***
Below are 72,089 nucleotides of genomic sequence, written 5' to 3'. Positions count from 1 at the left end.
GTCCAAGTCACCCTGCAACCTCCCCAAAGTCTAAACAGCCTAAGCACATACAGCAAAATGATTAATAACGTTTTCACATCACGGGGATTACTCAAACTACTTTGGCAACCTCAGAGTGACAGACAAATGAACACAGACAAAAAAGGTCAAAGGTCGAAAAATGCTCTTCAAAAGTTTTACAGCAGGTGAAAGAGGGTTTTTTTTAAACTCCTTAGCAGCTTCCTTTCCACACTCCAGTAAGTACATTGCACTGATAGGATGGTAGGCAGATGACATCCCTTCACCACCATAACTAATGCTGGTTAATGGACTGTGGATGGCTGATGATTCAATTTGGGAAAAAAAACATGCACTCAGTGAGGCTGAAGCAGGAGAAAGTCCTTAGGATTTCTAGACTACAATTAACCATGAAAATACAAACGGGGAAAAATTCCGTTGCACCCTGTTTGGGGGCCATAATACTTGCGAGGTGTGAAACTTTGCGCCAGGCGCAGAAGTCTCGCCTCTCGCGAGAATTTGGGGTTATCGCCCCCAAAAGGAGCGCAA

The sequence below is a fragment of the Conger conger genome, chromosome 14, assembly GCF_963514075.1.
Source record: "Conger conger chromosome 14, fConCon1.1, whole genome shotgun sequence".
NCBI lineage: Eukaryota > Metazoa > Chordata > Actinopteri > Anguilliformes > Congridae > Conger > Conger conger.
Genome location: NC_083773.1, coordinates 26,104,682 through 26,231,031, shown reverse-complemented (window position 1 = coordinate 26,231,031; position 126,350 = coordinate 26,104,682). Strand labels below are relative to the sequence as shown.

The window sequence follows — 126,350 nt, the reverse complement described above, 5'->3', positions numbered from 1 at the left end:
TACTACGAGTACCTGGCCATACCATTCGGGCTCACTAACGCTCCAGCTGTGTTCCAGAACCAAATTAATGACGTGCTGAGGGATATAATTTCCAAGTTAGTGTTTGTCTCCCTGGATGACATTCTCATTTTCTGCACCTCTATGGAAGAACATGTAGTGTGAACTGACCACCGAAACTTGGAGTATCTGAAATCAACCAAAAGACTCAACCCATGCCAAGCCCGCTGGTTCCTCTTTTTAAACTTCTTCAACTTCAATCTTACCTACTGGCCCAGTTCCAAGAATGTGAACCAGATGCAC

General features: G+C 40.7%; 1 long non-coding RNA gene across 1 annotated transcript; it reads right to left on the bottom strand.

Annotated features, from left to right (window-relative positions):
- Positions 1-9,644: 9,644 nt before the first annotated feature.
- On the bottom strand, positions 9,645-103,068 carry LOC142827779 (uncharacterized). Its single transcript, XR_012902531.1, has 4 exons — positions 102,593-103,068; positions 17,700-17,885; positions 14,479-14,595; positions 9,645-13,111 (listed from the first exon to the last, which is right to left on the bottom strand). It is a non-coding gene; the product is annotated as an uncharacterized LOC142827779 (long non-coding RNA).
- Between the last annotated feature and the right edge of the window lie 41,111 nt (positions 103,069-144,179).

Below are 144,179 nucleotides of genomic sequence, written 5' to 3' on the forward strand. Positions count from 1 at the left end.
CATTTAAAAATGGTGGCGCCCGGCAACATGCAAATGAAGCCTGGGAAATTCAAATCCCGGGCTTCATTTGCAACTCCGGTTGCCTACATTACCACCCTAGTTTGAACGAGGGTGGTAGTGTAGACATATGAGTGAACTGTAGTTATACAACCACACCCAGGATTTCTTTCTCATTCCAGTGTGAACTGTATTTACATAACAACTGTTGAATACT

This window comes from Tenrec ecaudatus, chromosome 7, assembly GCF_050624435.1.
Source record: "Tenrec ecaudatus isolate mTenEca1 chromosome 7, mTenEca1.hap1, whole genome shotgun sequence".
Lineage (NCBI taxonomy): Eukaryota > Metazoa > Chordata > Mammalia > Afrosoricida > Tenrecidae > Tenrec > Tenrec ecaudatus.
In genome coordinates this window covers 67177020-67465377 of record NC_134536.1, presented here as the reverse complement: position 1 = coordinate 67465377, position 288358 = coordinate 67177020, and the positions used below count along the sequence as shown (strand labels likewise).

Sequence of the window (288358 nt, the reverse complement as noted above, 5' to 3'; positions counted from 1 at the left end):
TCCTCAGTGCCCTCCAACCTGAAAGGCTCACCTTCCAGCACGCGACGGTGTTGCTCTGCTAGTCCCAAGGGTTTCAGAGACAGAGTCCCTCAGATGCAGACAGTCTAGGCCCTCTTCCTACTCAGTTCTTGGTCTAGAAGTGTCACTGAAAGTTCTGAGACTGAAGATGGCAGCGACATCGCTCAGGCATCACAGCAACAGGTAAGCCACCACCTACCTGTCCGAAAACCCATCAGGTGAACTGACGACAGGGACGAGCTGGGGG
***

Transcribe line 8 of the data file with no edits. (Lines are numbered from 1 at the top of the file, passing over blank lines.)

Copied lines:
TACTACGAGTACCTGGCCATACCATTCGGGCTCACTAACGCTCCAGCTGTGTTCCAGAACCAAATTAATGACGTGCTGAGGGATATAATTTCCAAGTTAGTGTTTGTCTCCCTGGATGACATTCTCATTTTCTGCACCTCTATGGAAGAACATGTAGTGTGAACTGACCACCGAAACTTGGAGTATCTGAAATCAACCAAAAGACTCAACCCATGCCAAGCCCGCTGGTTCCTCTTTTTAAACTTCTTCAACTTCAATCTTACCTACTGGCCCAGTTCCAAGAATGTGAACCAGATGCAC